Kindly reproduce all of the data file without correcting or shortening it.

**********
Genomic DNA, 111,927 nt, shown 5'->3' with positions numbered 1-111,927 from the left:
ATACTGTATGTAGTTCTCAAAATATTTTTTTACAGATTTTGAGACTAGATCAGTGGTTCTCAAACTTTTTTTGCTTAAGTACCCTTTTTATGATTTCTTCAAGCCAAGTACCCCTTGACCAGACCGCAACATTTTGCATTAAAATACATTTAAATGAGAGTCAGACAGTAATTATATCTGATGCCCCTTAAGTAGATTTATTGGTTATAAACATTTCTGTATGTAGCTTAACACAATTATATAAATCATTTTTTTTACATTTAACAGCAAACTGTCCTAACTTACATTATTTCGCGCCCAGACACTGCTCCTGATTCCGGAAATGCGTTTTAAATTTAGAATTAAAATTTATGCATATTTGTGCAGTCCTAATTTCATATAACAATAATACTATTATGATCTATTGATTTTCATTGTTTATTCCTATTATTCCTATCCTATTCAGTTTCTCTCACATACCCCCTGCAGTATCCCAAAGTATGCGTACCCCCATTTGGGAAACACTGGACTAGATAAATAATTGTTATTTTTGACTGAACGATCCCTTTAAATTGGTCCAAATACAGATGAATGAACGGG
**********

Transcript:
Genomic DNA, 111,927 nt, shown 5'->3' with positions numbered 1-111,927 from the left:
ATACTGTATGTAGTTCTCAAAATATTTTTTTACAGATTTTGAGACTAGATCAGTGGTTCTCAAACTTTTTTTGCTTAAGTACCCTTTTTATGATTTCTTCAAGCCAAGTACCCCTTGACCAGACCGCAACATTTTGCATTAAAATACATTTAAATGAGAGTCAGACAGTAATTATATCTGATGCCCCTTAAGTAGATTTATTGGTTATAAACATTTCTGTATGTAGCTTAACACAATTATATAAATCATTTTTTTTACATTTAACAGCAAACTGTCCTAACTTACATTATTTCGCGCCCAGACACTGCTCCTGATTCCGGAAATGCGTTTTAAATTTAGAATTAAAATTTATGCATATTTGTGCAGTCCTAATTTCATATAACAATAATACTATTATGATCTATTGATTTTCATTGTTTATTCCTATTATTCCTATCCTATTCAGTTTCTCTCACATACCCCCTGCAGTATCCCAAAGTATGCGTACCCCCATTTGGGAAACACTGGACTAGATAAATAATTGTTATTTTTGACTGAACGATCCCTTTAAATTGGTCCAAATACAGATGAATGAACGGG